During the ophthalmological examination you will be examined with a slit lamp to look in detail inside the eye. The slit lamp will allow the doctor to see if there is blood in the vitreous.

Finding the source of the bleeding may be possible with the slit lamp, although if there is a lot of blood in the vitreous fluid, this leads to a blurred vision and therefore it can be difficult to know what has happened. In this case you may need an ultrasound scan of the eye. Ultrasound can detect many causes of vitreous hemorrhage, including posterior vitreous detachment, retinal tears and detachments, tumors and foreign objects.

Sometimes an angiogram is necessary. This test shows the blood vessels in the back of the eye. This can be useful if there are abnormal blood vessels, such as those caused by diabetes.

Symptoms of light bleeding (most bleeding is light) are floating particles, cobwebs, haze and shadows in the eyes. Vision may have a red shade. Symptoms most commonly affect one eye, although both eyes may be affected.

More severe bleeding causes vision impairment, sometimes with dark spots or streaks.

The most severe bleeding causes loss of vision, which can be complete, leaving vision blurred red or black. For most people, this is extremely alarming, especially as it tends to occur very quickly without clear explanation.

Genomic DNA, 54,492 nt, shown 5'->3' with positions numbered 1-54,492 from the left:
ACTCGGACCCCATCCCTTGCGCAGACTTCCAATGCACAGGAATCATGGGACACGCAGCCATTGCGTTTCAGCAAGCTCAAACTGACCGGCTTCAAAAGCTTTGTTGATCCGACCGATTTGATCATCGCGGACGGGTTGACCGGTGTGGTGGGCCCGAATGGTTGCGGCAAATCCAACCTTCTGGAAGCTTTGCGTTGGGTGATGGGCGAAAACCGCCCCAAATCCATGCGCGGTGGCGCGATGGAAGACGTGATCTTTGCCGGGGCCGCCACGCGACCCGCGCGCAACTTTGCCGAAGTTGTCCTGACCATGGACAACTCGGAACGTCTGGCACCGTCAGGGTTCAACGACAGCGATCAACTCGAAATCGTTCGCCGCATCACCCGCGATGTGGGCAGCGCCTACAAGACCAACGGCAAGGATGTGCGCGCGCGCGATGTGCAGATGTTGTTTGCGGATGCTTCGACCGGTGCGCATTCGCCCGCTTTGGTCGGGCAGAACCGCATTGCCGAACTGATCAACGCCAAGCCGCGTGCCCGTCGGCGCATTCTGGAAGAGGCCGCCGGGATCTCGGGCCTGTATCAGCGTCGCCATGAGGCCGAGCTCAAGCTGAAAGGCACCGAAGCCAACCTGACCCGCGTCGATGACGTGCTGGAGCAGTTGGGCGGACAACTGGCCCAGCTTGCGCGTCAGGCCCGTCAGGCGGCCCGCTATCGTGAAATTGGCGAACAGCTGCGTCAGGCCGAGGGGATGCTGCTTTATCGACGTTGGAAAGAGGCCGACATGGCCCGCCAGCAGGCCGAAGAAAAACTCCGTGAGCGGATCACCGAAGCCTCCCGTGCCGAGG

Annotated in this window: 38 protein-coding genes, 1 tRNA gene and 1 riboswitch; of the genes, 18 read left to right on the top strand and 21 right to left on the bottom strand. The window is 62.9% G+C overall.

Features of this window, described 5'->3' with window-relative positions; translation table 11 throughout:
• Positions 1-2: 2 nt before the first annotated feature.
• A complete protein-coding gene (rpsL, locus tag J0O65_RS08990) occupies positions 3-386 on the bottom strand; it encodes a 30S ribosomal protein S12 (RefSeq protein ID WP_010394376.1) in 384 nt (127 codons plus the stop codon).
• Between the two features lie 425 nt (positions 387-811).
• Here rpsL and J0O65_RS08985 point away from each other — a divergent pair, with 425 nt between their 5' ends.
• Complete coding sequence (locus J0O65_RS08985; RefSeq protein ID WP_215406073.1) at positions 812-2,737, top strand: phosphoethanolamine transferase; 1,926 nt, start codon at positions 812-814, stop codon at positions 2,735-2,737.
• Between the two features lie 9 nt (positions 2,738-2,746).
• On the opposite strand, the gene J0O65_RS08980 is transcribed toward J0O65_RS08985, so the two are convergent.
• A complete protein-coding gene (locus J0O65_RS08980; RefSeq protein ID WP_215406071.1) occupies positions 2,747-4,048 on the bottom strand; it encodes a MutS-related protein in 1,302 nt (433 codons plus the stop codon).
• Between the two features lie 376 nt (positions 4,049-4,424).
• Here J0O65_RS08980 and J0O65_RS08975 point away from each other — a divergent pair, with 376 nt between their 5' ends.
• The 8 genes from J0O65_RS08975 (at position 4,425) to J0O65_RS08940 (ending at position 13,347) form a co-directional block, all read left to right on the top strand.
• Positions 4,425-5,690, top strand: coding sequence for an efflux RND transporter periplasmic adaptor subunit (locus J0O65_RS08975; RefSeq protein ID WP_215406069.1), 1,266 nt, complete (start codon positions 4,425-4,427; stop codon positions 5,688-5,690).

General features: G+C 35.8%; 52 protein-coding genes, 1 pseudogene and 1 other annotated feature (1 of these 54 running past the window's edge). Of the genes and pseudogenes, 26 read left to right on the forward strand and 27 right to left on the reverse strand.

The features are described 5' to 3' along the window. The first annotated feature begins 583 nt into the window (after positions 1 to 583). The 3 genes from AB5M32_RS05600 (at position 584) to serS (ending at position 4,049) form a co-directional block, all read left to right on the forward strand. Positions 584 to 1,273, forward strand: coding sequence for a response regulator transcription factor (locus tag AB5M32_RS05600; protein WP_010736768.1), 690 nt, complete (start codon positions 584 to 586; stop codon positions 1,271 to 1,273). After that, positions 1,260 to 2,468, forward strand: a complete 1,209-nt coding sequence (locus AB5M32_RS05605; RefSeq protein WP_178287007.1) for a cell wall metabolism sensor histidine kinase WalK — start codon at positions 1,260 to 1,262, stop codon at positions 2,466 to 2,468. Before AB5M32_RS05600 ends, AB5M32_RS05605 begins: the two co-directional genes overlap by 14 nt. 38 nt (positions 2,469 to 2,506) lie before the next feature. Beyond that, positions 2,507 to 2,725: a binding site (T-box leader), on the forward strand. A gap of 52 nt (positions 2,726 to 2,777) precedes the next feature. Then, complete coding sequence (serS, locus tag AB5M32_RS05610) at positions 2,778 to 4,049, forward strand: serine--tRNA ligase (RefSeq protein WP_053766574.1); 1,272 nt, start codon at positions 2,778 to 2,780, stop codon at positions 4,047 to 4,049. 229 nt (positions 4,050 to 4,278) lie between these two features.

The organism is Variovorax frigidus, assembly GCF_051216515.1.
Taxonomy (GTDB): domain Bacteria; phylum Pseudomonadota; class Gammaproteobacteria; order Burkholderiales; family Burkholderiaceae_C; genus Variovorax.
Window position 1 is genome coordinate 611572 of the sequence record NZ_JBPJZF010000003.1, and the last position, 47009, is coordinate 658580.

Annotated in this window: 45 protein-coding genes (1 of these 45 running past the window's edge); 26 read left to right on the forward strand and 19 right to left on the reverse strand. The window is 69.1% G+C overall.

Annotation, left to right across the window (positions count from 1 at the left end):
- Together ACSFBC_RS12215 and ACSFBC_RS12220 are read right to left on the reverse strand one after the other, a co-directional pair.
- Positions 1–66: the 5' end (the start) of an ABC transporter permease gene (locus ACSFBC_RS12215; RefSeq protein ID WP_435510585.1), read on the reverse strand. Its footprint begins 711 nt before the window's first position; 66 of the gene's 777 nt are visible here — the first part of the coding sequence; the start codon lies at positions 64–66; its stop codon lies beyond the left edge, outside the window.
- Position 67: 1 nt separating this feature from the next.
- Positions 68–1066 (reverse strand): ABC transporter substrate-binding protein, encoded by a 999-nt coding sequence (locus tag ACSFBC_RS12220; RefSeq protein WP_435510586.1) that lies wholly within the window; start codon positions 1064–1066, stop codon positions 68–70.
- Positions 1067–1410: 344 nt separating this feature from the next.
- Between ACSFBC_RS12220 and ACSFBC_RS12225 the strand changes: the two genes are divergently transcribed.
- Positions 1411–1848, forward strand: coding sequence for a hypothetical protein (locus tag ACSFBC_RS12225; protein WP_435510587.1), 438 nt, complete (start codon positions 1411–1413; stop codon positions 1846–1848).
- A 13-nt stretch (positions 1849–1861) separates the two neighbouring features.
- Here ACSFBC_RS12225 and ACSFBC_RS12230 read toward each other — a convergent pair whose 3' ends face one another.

What does treatment for the vitreous body involve?

Treatment of vitreous hemorrhage varies depending on the cause. The aims of treatment are:

  • finding the source of bleeding
  • stop the bleeding
  • repair any damage to the retina before it leads to permanent loss of vision.
  • restoration of normal vision.

Once the source of the bleeding has been identified, treatment will depend on the cause. If there is not much blood in the vitreous and the source of the bleeding can be seen, then it is treatable. This means laser treatment for the bleeding vessels and any other abnormal vessels and repairing any tears in the retina.

If blood in the vitreous obstructs vision, a procedure called vitrectomy may be needed to remove the vitreous. Your doctor will perform a vitrectomy if the back of your eye cannot be seen or if the view isn’t good enough to treat the bleeding there safely. Afterwards, to fix the retina, the gap may be filled with a special gas and at the end of the surgery, with silicone oil, which must be removed in a subsequent surgery. The vitrectomy surgery can take more than one hour and is performed under local anesthetic under a microscope.

Specific treatments:

Laser photocoagulation is the common treatment for fragile abnormal vessels. Treating them stops bleeding and prevents further bleeding. Laser photocoagulation is also used to repair retinal damage, including retinal detachments.